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Most Eligible Singles 2020

Meet LGBTQ locals with interesting stories

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LGBT Singles, gay news, Washington Blade

This is the sixth annual Washington Blade Most Eligible LGBT Singles issue. It began with reader nominations. From that list of about 200, our staff chose the 20 most eligible with an eye for locals with interesting stories, those doing compelling work and yes, those who are easy on the eye! Meet them in person Friday night at Duplex Diner (2004 18th St., N.W.) at 6 p.m. Details can be found HERE.

VOTE FOR WHICH SINGLE SHOULD WIN A FREE DATE NIGHT HERE!

NAME: Fotios Stravoravdis

Fotios Stravoravdis (Washington Blade photo by Michael Key)

AGE: 26

OCCUPATION: consultant

IDENTIFY AS: gay

LOOKING FOR: Compassion, kindness, weird sense of humor and ambition. Having a purpose in life, driven by a goal that is bigger than his ego and respect for other people.

BIGGEST TURN OFF: arrogance and bad hygiene

BIGGEST TURN ON: A smile that can reflects someone’s soul. Also taking care of their body. Our body is the temple of our spirit.

HOBBIES: Is napping a hobby? When not napping, I spend my free time working out, reading, traveling or going to the theater. Musicals for the win!

IDEAL FIRST DATE: A date that goes so wrong it is actually so great.

PET/KIDS/NEITHER? I am kid myself. What a responsibility this could be! Eventually, I’d like to have a daughter and a son. Imagine all these make up tutorials we could watch or all those sports we could play together. Make up with my son, sports with my daughter!

WOULD YOU DATE SOMEONE WHOSE POLITICAL VIEWS DIFFER? I’m Greek; we invented the essence of politics, democracy and debating. This means I am open to understanding other people’s political views. However, if someone adopts views that are harmful to the well-being of our society, views that pose threats to the future of younger generations and immigrants and views that deny climate change, then it’s a hard no from me.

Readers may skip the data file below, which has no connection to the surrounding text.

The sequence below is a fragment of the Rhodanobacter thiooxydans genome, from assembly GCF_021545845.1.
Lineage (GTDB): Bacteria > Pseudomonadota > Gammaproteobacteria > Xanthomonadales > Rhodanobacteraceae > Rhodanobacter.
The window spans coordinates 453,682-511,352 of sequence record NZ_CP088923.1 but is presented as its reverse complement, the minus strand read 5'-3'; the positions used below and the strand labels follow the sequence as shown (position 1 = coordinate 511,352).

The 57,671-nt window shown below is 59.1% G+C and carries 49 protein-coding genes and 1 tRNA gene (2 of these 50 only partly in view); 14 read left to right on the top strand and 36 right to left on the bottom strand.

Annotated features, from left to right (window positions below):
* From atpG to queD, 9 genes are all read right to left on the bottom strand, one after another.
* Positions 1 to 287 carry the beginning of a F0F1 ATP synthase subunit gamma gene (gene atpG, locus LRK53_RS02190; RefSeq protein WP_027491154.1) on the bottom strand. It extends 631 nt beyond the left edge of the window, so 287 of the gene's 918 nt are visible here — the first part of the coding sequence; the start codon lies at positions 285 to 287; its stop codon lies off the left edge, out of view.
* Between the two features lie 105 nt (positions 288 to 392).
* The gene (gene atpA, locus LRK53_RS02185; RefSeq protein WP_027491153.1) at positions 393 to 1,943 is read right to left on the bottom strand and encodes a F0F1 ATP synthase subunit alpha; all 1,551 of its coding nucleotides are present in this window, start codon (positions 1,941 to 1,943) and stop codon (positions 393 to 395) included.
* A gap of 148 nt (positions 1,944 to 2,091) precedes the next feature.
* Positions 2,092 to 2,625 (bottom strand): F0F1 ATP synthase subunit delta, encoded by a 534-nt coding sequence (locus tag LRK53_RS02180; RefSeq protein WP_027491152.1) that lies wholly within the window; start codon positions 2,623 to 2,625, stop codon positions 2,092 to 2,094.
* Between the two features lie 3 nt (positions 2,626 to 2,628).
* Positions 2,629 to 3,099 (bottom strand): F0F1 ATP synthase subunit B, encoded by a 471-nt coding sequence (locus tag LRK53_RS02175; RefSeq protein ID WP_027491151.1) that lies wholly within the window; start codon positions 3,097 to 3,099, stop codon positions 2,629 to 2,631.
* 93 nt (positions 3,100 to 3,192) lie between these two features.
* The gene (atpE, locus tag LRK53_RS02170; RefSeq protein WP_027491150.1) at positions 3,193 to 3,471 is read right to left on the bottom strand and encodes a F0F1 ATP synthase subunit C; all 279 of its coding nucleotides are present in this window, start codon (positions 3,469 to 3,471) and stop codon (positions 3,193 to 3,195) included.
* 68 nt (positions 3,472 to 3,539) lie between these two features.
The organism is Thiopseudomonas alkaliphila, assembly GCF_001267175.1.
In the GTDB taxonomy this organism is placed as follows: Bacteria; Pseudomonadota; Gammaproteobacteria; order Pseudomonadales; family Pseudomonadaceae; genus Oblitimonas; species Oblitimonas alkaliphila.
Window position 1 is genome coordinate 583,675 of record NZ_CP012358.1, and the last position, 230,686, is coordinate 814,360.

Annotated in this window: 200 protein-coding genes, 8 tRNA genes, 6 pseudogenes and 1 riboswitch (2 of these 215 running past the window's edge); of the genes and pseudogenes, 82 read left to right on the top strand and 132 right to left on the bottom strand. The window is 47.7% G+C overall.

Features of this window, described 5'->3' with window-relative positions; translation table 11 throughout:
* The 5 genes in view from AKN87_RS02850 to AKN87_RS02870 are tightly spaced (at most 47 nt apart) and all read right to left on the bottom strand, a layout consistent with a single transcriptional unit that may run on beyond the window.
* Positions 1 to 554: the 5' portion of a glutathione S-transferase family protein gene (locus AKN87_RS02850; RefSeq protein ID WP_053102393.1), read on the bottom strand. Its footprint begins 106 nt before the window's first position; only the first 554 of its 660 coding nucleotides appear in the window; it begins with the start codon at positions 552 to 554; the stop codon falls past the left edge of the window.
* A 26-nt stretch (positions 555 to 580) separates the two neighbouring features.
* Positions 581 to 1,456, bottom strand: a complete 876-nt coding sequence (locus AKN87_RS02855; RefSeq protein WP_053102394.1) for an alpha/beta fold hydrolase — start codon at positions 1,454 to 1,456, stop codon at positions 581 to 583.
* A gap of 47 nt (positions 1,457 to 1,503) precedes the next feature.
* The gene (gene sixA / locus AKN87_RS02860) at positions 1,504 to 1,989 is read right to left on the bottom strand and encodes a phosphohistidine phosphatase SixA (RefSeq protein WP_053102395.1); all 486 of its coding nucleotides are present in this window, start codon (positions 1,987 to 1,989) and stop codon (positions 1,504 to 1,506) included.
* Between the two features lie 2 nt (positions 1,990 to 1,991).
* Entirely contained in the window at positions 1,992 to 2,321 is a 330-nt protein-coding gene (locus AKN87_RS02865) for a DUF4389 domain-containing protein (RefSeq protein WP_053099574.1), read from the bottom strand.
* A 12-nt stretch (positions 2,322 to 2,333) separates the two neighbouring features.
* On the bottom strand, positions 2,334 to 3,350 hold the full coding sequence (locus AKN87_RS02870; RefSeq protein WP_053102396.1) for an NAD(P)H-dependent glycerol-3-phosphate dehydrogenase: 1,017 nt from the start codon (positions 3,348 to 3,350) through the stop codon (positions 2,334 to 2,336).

CELEB CRUSH: Henry Cavill

OBSCURE FACT: If I name an obscure fact about myself, it won’t be obscure anymore. Yet I’ll say that some people think I am unapproachable, while in fact, I am shy.

NAME: Elise Glynn

Elise Glynn (Washington Blade photo by Michael Key)

AGE: 28

OCCUPATION: IT and digital media

IDENTIFY AS: queer

LOOKING FOR: What I’m looking for in a partner is someone who knows what they want in life and understands the importance of self love. Someone who is free spirited, confident and shows kindness to all people.

BIGGEST TURN OFF: The biggest turnoff for me is someone who doesn’t have any goals or dreams. Someone who doesn’t strive to better themselves.

BIGGEST TURN ON: openness and maturity

HOBBIES: I’m really into rock climbing, longboarding, teas, spirituality, skateboarding, swimming, script writing and photography. I just moved back to D.C. from L.A. and didn’t get as much surf time as I like over there, so I’m looking forward to getting back into it.

IDEAL FIRST DATE: My ideal first date would be to go to the Maryland bay area and go kayaking. Then we can eat some good food on the water and watch the sunset. If the night is still looking good, I can teach you how to ride my pintail longboard.

PET/KIDS/NEITHER? I have two mini dogs. One I had since age 14 and my new addition I had for about a year and a half. I love kids but I’m not planning on having any of my own for now.

WOULD YOU DATE SOMEONE WHOSE POLITICAL VIEWS DIFFER? Yes as long if they are loving and kind to themselves, myself and others. That’s all that matters.

CELEB CRUSH: Cate Blanchett, Lucy Liu and Gugu Mbatha-Raw

OBSCURE FACT: I’m a military veteran. These days, most people would never have thought that I was in the military.

NAME: Gerard Burley

Gerard Burley (Photo by Scott Henrichsen)

AGE: 36

OCCUPATION: Fitness coach and studio owner

IDENTIFY AS: gay

LOOKING FOR: Someone fun, understanding, caring, responsible, who can take charge, put up with me and put me in my place.

BIGGEST TURN OFF: Mean girls. I hate uppity people who act better than others.

BIGGEST TURN ON: backwards hats

HOBBIES: Love comedy shows and sports, basketball and football are my favs, playing with my dog, eating crab cakes and writing.

IDEAL FIRST DATE:Anywhere I can wear sweatpants. Maybe something basic like a SoulCycle class followed by tacos.

PET/KIDS/NEITHER? I have a dog I love I’m open to more. Kids I’m not sure, let’s see who gets pregnant first.

WOULD YOU DATE SOMEONE WHOSE POLITICAL VIEWS DIFFER? Yeah, but depends how much.

CELEB CRUSH: Channing Tatum

OBSCURE FACT: I used to speak Italian pretty well. Now it’s broken Italian.